Brownies support whales and dolphins

Act Right Now To Save Right Whales

With fewer than 500 remaining in the world, the North Atlantic right whale is on the brink of extinction.

North Atlantic right whale

We have to ACT RIGHT NOW to pressure the American government to quickly introduce laws that will help save the species. YOU can help (see below).

The biggest threat to these animals was - and still is - man.

In the past, the danger was whaling (hunting). North Atlantic right whales are slow moving whales that live close to the shore and float when killed, so they were a perfect target for whalers and became known as the "right whale" to hunt. Now, they are protected from whaling, but they still face three very serious threats:

 Boat traffic
Unfortunately, right whales are most often found close to the busy coast. Because they socialise and feed near the surface, and because they swim slowly, they are very vulnerable to being hit by passing boats and ships (known as vessel strikes). A whale might be struck by the front of a vessel or by the propeller, and as a result they could die immediately or suffer for a long time from injuries we can't see.

 Getting entangled in fishing equipmententangled right whale named Kingfisher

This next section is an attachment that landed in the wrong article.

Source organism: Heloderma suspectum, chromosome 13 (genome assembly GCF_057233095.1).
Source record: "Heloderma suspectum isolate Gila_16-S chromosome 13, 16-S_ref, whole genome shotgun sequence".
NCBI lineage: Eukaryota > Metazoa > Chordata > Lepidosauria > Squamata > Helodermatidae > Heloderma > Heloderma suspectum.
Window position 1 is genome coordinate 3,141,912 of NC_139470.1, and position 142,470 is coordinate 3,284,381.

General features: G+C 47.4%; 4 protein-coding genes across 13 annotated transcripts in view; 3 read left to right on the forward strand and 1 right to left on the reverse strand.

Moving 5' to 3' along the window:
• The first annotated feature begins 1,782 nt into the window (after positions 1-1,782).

After vessel strikes, entanglement in fishing gear is the next biggest threat to the continued survival of the North Atlantic right whale. Very little is known about how whales become entangled in gear, though they are most likely to be seen with rope or netting through their baleen, around their tail flukes or around their flippers. Entangled whales do not die immediately. Ropes slowly cut them, causing pain and infection, which can kill a whale, or he/she may starve to death if the entanglement stops them from being able to feed properly. 

Lack of habitat protection
Along the East Coast of America there are areas called 'critical habitat' where large boats and ships must slow down because there might be right whales around. However, the critical habitat only protects a small part of the ocean where right whales are found. They spend a lot of their time migrating through waters where they are not protected but still face a number of threats.


Ask President Obama's goverment to Act Right Now. North Atlantic right whales need a safe place to live, free from vessel strikes, fishing gear entanglements and pollution. The government can make a difference by, for example, extending rules that are currently in place that force boats to slow down in areas that right whales are found, and increasing the amount of habitat that is protected.

Please sign our online petition (please get adult permission and fill in your date of birth if you are under 18) or write a polite letter to Samuel Rauch, asking him to help protect these endangered whales.

Samuel Rauch
Acting Assistant Administrator for NOAA Fisheries
National Marine Fisheries Service
1315 East-West Highway
Silver Spring, MD 20910